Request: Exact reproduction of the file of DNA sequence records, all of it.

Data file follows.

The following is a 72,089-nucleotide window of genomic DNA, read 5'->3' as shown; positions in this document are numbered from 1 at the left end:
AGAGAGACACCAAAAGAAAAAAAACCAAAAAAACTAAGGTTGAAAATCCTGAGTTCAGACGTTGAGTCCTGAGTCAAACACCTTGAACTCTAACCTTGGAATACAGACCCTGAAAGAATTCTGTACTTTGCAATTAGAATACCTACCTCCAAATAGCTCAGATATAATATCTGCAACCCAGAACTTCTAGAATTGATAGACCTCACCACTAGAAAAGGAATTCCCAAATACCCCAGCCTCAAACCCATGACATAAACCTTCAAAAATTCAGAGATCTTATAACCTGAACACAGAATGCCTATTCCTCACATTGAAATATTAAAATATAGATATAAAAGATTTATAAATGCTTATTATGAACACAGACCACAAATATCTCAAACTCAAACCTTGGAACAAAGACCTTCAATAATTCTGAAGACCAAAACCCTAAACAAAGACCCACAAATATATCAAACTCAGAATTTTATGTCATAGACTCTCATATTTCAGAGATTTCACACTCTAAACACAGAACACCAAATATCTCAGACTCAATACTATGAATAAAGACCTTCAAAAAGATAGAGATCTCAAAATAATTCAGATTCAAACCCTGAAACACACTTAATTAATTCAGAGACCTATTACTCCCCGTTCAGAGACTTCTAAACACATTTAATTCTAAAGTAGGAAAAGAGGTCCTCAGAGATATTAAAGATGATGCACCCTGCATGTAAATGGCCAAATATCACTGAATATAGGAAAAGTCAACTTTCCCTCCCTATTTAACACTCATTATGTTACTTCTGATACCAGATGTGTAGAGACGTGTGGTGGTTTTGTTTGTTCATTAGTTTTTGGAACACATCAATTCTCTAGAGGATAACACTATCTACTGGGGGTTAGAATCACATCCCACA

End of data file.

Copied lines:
The following is a 72,089-nucleotide window of genomic DNA, read 5'->3' as shown; positions in this document are numbered from 1 at the left end:
AGAGAGACACCAAAAGAAAAAAAACCAAAAAAACTAAGGTTGAAAATCCTGAGTTCAGACGTTGAGTCCTGAGTCAAACACCTTGAACTCTAACCTTGGAATACAGACCCTGAAAGAATTCTGTACTTTGCAATTAGAATACCTACCTCCAAATAGCTCAGATATAATATCTGCAACCCAGAACTTCTAGAATTGATAGACCTCACCACTAGAAAAGGAATTCCCAAATACCCCAGCCTCAAACCCATGACATAAACCTTCAAAAATTCAGAGATCTTATAACCTGAACACAGAATGCCTATTCCTCACATTGAAATATTAAAATATAGATATAAAAGATTTATAAATGCTTATTATGAACACAGACCACAAATATCTCAAACTCAAACCTTGGAACAAAGACCTTCAATAATTCTGAAGACCAAAACCCTAAACAAAGACCCACAAATATATCAAACTCAGAATTTTATGTCATAGACTCTCATATTTCAGAGATTTCACACTCTAAACACAGAACACCAAATATCTCAGACTCAATACTATGAATAAAGACCTTCAAAAAGATAGAGATCTCAAAATAATTCAGATTCAAACCCTGAAACACACTTAATTAATTCAGAGACCTATTACTCCCCGTTCAGAGACTTCTAAACACATTTAATTCTAAAGTAGGAAAAGAGGTCCTCAGAGATATTAAAGATGATGCACCCTGCATGTAAATGGCCAAATATCACTGAATATAGGAAAAGTCAACTTTCCCTCCCTATTTAACACTCATTATGTTACTTCTGATACCAGATGTGTAGAGACGTGTGGTGGTTTTGTTTGTTCATTAGTTTTTGGAACACATCAATTCTCTAGAGGATAACACTATCTACTGGGGGTTAGAATCACATCCCACA